Dorothy Walker was a key figure in the Irish art world of her generation, as an art critic, curator and cultural ambassador. A founding member of the ROSC exhibitions, she promoted international modern and contemporary art in Ireland and Irish art on an international stage.
She re-activated the Irish National Section of the International Association of Art Critics (AICA) and was a founding member of the Board of Directors of IMMA having worked unstintingly for its establishment.
She was a supporter and friend of many leading Irish artists including Louis le Brocquy, Patrick Scott, Brian O’Doherty/Patrick Ireland, Michael Craig Martin, Sean Scully and James Coleman, Nigel Rolfe, Dorothy Cross, Alice Maher, Alannah O’Kelly, Eilis O’Connell, Vivienne Roche and others.She formed a friendship with German artist Joseph Beuys whom she met in the 1970s and introduced to the Royal Hospital Kilmainham (IMMA) as a potential symbolic site for Beuys’s Free International University for Creativity and Interdisciplinary Research.
To mark her contribution to Irish art in general and IMMA in particular, ‘Portrait Head of Dorothy Walker’, by Oisin Kelly, donated by the Walker family in 2011, was recently installed in the grounds of IMMA, in the vicinity of the oak tree, (a symbolic tree in Beuys’s lexicon), planted by Caroline Tisdall and Declan McGonagle on the occasion of the exhibition ‘Joseph Beuys Multiples’ held at IMMA in 1994.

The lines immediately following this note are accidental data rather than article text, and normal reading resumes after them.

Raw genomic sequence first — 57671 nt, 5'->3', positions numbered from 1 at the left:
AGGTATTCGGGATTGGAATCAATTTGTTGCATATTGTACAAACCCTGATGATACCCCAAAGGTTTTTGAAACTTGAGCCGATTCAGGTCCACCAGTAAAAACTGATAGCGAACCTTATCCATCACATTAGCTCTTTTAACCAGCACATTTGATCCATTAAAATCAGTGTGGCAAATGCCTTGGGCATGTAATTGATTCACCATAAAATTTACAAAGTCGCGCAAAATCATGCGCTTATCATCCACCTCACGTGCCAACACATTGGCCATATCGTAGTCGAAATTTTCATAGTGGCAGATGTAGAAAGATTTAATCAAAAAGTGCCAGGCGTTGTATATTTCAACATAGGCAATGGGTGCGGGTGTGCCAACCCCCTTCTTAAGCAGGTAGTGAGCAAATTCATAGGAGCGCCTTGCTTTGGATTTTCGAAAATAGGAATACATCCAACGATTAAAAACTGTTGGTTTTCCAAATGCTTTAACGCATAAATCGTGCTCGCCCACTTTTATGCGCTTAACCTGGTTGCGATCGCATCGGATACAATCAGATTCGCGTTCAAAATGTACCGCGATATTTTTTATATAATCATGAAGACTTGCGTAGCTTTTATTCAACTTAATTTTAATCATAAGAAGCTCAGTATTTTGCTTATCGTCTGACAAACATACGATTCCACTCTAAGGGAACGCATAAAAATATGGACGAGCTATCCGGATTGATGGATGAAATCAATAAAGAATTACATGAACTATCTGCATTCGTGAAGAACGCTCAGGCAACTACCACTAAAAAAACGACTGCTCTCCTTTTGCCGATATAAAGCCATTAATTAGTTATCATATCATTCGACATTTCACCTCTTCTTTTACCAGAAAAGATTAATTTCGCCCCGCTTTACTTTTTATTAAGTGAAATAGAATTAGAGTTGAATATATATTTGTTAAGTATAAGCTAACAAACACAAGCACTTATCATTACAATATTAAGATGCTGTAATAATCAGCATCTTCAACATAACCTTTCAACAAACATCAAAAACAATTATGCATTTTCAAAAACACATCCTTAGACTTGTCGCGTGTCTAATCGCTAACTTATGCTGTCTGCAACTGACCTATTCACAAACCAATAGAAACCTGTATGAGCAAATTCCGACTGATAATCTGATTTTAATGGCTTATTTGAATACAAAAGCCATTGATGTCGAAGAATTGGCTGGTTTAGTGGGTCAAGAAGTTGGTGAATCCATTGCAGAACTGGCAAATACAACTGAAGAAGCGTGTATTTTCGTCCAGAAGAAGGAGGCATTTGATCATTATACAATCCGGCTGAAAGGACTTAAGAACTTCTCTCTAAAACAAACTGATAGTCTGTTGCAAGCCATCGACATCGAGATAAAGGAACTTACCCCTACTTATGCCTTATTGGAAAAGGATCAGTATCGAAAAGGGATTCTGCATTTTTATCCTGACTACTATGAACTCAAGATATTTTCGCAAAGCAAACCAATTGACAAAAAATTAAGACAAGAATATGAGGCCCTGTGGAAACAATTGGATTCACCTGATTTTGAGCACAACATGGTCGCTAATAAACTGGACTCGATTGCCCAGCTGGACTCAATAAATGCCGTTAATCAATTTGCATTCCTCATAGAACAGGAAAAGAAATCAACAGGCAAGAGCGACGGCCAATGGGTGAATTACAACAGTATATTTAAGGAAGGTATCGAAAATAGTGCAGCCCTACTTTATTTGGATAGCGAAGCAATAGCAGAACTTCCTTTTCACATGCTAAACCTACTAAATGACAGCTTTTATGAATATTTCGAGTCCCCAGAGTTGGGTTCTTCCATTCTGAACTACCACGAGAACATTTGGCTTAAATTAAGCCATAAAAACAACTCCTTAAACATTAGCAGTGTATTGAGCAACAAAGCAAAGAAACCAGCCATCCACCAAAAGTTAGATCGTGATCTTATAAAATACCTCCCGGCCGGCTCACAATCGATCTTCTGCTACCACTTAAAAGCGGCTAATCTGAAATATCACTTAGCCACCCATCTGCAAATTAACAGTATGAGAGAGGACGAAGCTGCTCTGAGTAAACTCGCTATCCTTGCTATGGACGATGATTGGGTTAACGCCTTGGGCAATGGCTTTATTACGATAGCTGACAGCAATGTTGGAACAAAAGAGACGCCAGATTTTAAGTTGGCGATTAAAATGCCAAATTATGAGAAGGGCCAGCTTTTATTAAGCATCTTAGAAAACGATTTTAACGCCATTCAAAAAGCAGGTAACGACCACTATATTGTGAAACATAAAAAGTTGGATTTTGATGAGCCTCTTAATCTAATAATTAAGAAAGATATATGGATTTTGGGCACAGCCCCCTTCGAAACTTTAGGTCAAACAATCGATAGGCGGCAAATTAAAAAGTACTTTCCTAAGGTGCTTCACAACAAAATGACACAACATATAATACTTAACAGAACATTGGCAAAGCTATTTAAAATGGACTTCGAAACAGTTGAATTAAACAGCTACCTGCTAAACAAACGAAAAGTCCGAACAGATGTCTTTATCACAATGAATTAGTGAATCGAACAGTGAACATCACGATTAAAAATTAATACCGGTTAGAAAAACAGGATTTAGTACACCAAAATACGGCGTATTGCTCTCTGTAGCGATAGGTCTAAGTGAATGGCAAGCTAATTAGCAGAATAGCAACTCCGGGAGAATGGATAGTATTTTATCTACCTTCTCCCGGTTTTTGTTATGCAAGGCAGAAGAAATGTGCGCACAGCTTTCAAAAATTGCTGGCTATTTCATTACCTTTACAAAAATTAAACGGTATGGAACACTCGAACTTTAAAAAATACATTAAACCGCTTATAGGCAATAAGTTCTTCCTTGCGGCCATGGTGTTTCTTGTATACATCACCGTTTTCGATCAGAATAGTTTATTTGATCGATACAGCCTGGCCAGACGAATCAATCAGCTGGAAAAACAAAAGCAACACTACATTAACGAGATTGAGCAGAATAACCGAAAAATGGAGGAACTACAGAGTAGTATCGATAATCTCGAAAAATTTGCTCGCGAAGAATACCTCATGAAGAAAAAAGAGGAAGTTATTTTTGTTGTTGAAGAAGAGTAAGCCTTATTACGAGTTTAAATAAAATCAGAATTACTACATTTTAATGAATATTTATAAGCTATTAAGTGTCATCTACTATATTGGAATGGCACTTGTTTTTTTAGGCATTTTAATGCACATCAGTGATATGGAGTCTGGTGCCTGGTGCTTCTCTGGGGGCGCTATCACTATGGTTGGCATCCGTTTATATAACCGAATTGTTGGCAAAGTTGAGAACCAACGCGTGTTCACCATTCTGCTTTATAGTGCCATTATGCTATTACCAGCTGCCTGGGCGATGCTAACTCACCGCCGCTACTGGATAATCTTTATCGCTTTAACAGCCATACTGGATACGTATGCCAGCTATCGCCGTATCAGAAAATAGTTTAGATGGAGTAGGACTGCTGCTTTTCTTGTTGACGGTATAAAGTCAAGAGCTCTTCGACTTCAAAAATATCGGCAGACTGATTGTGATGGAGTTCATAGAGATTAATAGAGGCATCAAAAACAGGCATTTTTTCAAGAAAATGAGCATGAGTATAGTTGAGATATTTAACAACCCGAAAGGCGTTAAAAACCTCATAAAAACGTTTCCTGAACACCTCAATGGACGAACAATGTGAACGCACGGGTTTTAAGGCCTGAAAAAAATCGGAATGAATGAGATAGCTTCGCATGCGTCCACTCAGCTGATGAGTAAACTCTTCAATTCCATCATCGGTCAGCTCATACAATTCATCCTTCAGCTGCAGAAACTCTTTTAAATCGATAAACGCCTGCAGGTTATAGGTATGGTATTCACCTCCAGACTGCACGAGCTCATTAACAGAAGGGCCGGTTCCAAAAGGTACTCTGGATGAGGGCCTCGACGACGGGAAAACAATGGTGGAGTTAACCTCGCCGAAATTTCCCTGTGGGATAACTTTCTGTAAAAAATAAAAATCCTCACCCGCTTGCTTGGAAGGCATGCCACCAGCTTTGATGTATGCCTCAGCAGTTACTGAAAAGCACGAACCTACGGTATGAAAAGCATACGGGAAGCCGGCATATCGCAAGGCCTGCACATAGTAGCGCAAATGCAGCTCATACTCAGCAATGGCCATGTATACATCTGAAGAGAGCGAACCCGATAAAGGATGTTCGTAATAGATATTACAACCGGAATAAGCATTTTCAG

Dorothy Walker’s Archive is located at NIVAL, National College of Art & Design and can be accessed online via www.ncad.ie
|Medium||Bronze on Kilkenny Limestone plinth|
Object size, 25 x 15 x 22 cm
Unframed, 165.5 x 19.1 x 19.1 cm
|Credit Line||IMMA Collection: Donation, Walker Family, 2011|
|On view||25/09/2013 - 31/12/2028|
|Copyright||For copyright information, please contact the IMMA Collections team: [email protected].|
Irish sculptor Oisín Kelly attended Trinity College Dublin and the National College of Art and Design, Dublin. He also studied under Henry Moore between 1948 and 1949. Kelly has worked with a range of materials and is now best known for his public sculptures in bronze, notably ‘The Children of Lir’ and ‘James Larkin’ in Dublin’s city centre. In 1978, a major exhibition of his sculpture toured the Ulster Museum, the Douglas Hyde Gallery, Dublin and the Crawford Municipal Art Gallery, Cork.View Artist
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